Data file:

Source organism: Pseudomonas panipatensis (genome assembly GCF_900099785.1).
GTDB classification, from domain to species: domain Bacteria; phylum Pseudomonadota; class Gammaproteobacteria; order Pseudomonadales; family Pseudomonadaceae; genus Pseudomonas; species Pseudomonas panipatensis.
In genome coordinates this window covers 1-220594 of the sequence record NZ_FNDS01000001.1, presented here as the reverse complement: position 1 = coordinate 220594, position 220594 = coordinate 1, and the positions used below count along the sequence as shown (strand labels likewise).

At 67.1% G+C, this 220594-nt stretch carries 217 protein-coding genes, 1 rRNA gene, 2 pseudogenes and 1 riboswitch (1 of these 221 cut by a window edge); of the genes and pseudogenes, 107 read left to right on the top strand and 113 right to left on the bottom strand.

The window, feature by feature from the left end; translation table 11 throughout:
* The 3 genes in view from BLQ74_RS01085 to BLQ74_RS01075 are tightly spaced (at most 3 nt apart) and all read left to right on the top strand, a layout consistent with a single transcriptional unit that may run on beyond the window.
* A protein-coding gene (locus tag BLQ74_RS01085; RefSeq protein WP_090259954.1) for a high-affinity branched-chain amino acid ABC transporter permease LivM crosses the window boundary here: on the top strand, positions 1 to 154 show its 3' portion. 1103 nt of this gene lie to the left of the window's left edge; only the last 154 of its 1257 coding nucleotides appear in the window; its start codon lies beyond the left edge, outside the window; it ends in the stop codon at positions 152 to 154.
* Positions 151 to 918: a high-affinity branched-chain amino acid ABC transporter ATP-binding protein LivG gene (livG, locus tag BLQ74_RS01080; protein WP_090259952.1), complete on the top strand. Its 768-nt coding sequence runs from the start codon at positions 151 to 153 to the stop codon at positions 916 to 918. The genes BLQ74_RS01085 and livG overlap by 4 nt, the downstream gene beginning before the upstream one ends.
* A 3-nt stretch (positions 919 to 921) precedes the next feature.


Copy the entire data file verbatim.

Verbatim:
Source organism: Pseudomonas panipatensis (genome assembly GCF_900099785.1).
GTDB classification, from domain to species: domain Bacteria; phylum Pseudomonadota; class Gammaproteobacteria; order Pseudomonadales; family Pseudomonadaceae; genus Pseudomonas; species Pseudomonas panipatensis.
In genome coordinates this window covers 1-220594 of the sequence record NZ_FNDS01000001.1, presented here as the reverse complement: position 1 = coordinate 220594, position 220594 = coordinate 1, and the positions used below count along the sequence as shown (strand labels likewise).

At 67.1% G+C, this 220594-nt stretch carries 217 protein-coding genes, 1 rRNA gene, 2 pseudogenes and 1 riboswitch (1 of these 221 cut by a window edge); of the genes and pseudogenes, 107 read left to right on the top strand and 113 right to left on the bottom strand.

The window, feature by feature from the left end; translation table 11 throughout:
* The 3 genes in view from BLQ74_RS01085 to BLQ74_RS01075 are tightly spaced (at most 3 nt apart) and all read left to right on the top strand, a layout consistent with a single transcriptional unit that may run on beyond the window.
* A protein-coding gene (locus tag BLQ74_RS01085; RefSeq protein WP_090259954.1) for a high-affinity branched-chain amino acid ABC transporter permease LivM crosses the window boundary here: on the top strand, positions 1 to 154 show its 3' portion. 1103 nt of this gene lie to the left of the window's left edge; only the last 154 of its 1257 coding nucleotides appear in the window; its start codon lies beyond the left edge, outside the window; it ends in the stop codon at positions 152 to 154.
* Positions 151 to 918: a high-affinity branched-chain amino acid ABC transporter ATP-binding protein LivG gene (livG, locus tag BLQ74_RS01080; protein WP_090259952.1), complete on the top strand. Its 768-nt coding sequence runs from the start codon at positions 151 to 153 to the stop codon at positions 916 to 918. The genes BLQ74_RS01085 and livG overlap by 4 nt, the downstream gene beginning before the upstream one ends.
* A 3-nt stretch (positions 919 to 921) precedes the next feature.